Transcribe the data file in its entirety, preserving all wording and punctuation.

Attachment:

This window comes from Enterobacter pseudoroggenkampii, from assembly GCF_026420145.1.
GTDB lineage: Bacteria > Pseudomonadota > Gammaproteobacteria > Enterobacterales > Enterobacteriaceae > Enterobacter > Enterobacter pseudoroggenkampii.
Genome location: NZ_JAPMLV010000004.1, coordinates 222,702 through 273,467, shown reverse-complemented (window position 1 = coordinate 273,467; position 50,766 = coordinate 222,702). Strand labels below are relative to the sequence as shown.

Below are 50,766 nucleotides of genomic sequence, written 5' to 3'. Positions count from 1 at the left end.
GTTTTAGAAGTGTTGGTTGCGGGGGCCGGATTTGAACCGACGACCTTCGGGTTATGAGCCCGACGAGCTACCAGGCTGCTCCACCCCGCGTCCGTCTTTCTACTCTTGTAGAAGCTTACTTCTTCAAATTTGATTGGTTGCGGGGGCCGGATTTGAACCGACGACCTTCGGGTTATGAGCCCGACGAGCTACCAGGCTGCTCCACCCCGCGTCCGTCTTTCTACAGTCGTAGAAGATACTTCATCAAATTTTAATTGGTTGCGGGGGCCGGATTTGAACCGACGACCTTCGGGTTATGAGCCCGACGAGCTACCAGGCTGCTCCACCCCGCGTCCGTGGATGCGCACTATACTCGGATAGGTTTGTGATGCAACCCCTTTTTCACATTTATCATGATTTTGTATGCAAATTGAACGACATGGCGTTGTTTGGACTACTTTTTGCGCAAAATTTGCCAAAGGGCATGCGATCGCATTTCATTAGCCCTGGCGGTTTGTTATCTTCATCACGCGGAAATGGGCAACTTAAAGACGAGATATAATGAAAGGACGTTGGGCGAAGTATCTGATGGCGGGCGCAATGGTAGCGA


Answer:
This window comes from Enterobacter pseudoroggenkampii, from assembly GCF_026420145.1.
GTDB lineage: Bacteria > Pseudomonadota > Gammaproteobacteria > Enterobacterales > Enterobacteriaceae > Enterobacter > Enterobacter pseudoroggenkampii.
Genome location: NZ_JAPMLV010000004.1, coordinates 222,702 through 273,467, shown reverse-complemented (window position 1 = coordinate 273,467; position 50,766 = coordinate 222,702). Strand labels below are relative to the sequence as shown.

Below are 50,766 nucleotides of genomic sequence, written 5' to 3'. Positions count from 1 at the left end.
GTTTTAGAAGTGTTGGTTGCGGGGGCCGGATTTGAACCGACGACCTTCGGGTTATGAGCCCGACGAGCTACCAGGCTGCTCCACCCCGCGTCCGTCTTTCTACTCTTGTAGAAGCTTACTTCTTCAAATTTGATTGGTTGCGGGGGCCGGATTTGAACCGACGACCTTCGGGTTATGAGCCCGACGAGCTACCAGGCTGCTCCACCCCGCGTCCGTCTTTCTACAGTCGTAGAAGATACTTCATCAAATTTTAATTGGTTGCGGGGGCCGGATTTGAACCGACGACCTTCGGGTTATGAGCCCGACGAGCTACCAGGCTGCTCCACCCCGCGTCCGTGGATGCGCACTATACTCGGATAGGTTTGTGATGCAACCCCTTTTTCACATTTATCATGATTTTGTATGCAAATTGAACGACATGGCGTTGTTTGGACTACTTTTTGCGCAAAATTTGCCAAAGGGCATGCGATCGCATTTCATTAGCCCTGGCGGTTTGTTATCTTCATCACGCGGAAATGGGCAACTTAAAGACGAGATATAATGAAAGGACGTTGGGCGAAGTATCTGATGGCGGGCGCAATGGTAGCGA